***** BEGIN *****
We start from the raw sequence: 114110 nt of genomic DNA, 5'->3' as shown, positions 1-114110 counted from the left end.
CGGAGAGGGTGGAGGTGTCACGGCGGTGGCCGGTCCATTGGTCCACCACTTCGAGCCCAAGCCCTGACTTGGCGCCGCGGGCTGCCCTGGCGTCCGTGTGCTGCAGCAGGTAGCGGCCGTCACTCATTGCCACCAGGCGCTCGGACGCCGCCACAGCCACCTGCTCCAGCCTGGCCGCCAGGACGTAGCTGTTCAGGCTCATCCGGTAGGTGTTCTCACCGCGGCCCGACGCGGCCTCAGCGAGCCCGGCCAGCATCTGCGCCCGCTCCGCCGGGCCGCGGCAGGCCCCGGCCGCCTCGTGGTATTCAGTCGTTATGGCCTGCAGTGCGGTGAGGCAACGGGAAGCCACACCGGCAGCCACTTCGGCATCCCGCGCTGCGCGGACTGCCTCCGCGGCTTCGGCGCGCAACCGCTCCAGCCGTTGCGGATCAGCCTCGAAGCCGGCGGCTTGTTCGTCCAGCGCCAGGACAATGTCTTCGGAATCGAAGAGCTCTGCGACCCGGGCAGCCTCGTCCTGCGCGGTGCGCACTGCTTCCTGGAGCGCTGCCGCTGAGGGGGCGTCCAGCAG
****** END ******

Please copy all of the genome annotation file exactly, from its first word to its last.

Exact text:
We start from the raw sequence: 114110 nt of genomic DNA, 5'->3' as shown, positions 1-114110 counted from the left end.
CGGAGAGGGTGGAGGTGTCACGGCGGTGGCCGGTCCATTGGTCCACCACTTCGAGCCCAAGCCCTGACTTGGCGCCGCGGGCTGCCCTGGCGTCCGTGTGCTGCAGCAGGTAGCGGCCGTCACTCATTGCCACCAGGCGCTCGGACGCCGCCACAGCCACCTGCTCCAGCCTGGCCGCCAGGACGTAGCTGTTCAGGCTCATCCGGTAGGTGTTCTCACCGCGGCCCGACGCGGCCTCAGCGAGCCCGGCCAGCATCTGCGCCCGCTCCGCCGGGCCGCGGCAGGCCCCGGCCGCCTCGTGGTATTCAGTCGTTATGGCCTGCAGTGCGGTGAGGCAACGGGAAGCCACACCGGCAGCCACTTCGGCATCCCGCGCTGCGCGGACTGCCTCCGCGGCTTCGGCGCGCAACCGCTCCAGCCGTTGCGGATCAGCCTCGAAGCCGGCGGCTTGTTCGTCCAGCGCCAGGACAATGTCTTCGGAATCGAAGAGCTCTGCGACCCGGGCAGCCTCGTCCTGCGCGGTGCGCACTGCTTCCTGGAGCGCTGCCGCTGAGGGGGCGTCCAGCAG